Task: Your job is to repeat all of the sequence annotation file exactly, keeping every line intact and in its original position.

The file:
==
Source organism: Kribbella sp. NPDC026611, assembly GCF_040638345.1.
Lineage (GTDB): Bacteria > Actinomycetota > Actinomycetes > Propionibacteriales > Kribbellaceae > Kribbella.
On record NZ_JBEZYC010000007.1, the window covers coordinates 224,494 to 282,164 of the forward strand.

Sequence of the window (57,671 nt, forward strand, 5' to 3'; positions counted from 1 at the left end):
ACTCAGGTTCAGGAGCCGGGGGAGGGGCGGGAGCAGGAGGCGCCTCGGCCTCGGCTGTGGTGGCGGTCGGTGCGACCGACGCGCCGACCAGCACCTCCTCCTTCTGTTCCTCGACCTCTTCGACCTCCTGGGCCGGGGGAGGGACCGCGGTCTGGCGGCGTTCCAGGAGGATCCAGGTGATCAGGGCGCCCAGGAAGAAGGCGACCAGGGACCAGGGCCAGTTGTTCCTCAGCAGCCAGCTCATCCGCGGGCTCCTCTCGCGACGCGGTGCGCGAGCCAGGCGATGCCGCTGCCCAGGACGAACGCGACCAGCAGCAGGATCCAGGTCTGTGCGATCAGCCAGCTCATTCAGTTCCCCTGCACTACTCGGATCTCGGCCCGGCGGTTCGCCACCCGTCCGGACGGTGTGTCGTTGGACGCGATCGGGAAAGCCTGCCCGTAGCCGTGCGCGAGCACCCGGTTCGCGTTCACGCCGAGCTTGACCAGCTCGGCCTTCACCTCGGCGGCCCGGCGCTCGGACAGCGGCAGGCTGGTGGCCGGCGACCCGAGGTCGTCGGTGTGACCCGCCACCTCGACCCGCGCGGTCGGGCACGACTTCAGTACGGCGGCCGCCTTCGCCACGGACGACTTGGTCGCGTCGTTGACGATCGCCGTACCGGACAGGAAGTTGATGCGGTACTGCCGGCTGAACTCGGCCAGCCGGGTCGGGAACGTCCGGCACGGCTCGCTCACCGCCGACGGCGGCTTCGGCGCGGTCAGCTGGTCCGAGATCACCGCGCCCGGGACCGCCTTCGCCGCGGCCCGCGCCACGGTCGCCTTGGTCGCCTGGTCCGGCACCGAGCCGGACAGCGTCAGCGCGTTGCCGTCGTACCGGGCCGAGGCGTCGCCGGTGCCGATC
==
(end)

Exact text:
Source organism: Kribbella sp. NPDC026611, assembly GCF_040638345.1.
Lineage (GTDB): Bacteria > Actinomycetota > Actinomycetes > Propionibacteriales > Kribbellaceae > Kribbella.
On record NZ_JBEZYC010000007.1, the window covers coordinates 224,494 to 282,164 of the forward strand.

Sequence of the window (57,671 nt, forward strand, 5' to 3'; positions counted from 1 at the left end):
ACTCAGGTTCAGGAGCCGGGGGAGGGGCGGGAGCAGGAGGCGCCTCGGCCTCGGCTGTGGTGGCGGTCGGTGCGACCGACGCGCCGACCAGCACCTCCTCCTTCTGTTCCTCGACCTCTTCGACCTCCTGGGCCGGGGGAGGGACCGCGGTCTGGCGGCGTTCCAGGAGGATCCAGGTGATCAGGGCGCCCAGGAAGAAGGCGACCAGGGACCAGGGCCAGTTGTTCCTCAGCAGCCAGCTCATCCGCGGGCTCCTCTCGCGACGCGGTGCGCGAGCCAGGCGATGCCGCTGCCCAGGACGAACGCGACCAGCAGCAGGATCCAGGTCTGTGCGATCAGCCAGCTCATTCAGTTCCCCTGCACTACTCGGATCTCGGCCCGGCGGTTCGCCACCCGTCCGGACGGTGTGTCGTTGGACGCGATCGGGAAAGCCTGCCCGTAGCCGTGCGCGAGCACCCGGTTCGCGTTCACGCCGAGCTTGACCAGCTCGGCCTTCACCTCGGCGGCCCGGCGCTCGGACAGCGGCAGGCTGGTGGCCGGCGACCCGAGGTCGTCGGTGTGACCCGCCACCTCGACCCGCGCGGTCGGGCACGACTTCAGTACGGCGGCCGCCTTCGCCACGGACGACTTGGTCGCGTCGTTGACGATCGCCGTACCGGACAGGAAGTTGATGCGGTACTGCCGGCTGAACTCGGCCAGCCGGGTCGGGAACGTCCGGCACGGCTCGCTCACCGCCGACGGCGGCTTCGGCGCGGTCAGCTGGTCCGAGATCACCGCGCCCGGGACCGCCTTCGCCGCGGCCCGCGCCACGGTCGCCTTGGTCGCCTGGTCCGGCACCGAGCCGGACAGCGTCAGCGCGTTGCCGTCGTACCGGGCCGAGGCGTCGCCGGTGCCGATC